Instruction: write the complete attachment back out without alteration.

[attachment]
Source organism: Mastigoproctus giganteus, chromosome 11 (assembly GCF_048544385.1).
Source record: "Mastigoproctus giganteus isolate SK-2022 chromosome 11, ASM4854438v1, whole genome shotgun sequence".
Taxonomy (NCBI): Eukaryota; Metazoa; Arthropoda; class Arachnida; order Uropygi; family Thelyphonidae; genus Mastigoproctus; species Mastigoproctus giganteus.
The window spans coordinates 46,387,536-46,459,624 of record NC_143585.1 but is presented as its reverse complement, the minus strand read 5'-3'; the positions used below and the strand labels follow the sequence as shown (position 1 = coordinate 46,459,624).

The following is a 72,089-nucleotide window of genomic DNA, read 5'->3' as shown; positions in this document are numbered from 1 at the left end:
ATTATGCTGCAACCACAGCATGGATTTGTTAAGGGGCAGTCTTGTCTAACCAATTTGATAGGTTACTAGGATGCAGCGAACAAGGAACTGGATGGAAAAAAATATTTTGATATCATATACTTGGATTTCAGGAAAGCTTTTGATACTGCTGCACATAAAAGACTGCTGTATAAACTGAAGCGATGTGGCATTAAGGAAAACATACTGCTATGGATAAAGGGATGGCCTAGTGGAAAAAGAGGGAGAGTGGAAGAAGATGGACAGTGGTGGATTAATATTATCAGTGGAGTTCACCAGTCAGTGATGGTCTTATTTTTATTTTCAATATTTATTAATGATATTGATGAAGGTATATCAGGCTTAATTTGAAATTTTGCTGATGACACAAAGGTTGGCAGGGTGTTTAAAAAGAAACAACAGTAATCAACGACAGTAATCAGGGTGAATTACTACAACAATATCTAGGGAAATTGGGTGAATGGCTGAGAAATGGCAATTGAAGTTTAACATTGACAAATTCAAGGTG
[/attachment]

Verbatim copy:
Source organism: Mastigoproctus giganteus, chromosome 11 (assembly GCF_048544385.1).
Source record: "Mastigoproctus giganteus isolate SK-2022 chromosome 11, ASM4854438v1, whole genome shotgun sequence".
Taxonomy (NCBI): Eukaryota; Metazoa; Arthropoda; class Arachnida; order Uropygi; family Thelyphonidae; genus Mastigoproctus; species Mastigoproctus giganteus.
The window spans coordinates 46,387,536-46,459,624 of record NC_143585.1 but is presented as its reverse complement, the minus strand read 5'-3'; the positions used below and the strand labels follow the sequence as shown (position 1 = coordinate 46,459,624).

The following is a 72,089-nucleotide window of genomic DNA, read 5'->3' as shown; positions in this document are numbered from 1 at the left end:
ATTATGCTGCAACCACAGCATGGATTTGTTAAGGGGCAGTCTTGTCTAACCAATTTGATAGGTTACTAGGATGCAGCGAACAAGGAACTGGATGGAAAAAAATATTTTGATATCATATACTTGGATTTCAGGAAAGCTTTTGATACTGCTGCACATAAAAGACTGCTGTATAAACTGAAGCGATGTGGCATTAAGGAAAACATACTGCTATGGATAAAGGGATGGCCTAGTGGAAAAAGAGGGAGAGTGGAAGAAGATGGACAGTGGTGGATTAATATTATCAGTGGAGTTCACCAGTCAGTGATGGTCTTATTTTTATTTTCAATATTTATTAATGATATTGATGAAGGTATATCAGGCTTAATTTGAAATTTTGCTGATGACACAAAGGTTGGCAGGGTGTTTAAAAAGAAACAACAGTAATCAACGACAGTAATCAGGGTGAATTACTACAACAATATCTAGGGAAATTGGGTGAATGGCTGAGAAATGGCAATTGAAGTTTAACATTGACAAATTCAAGGTG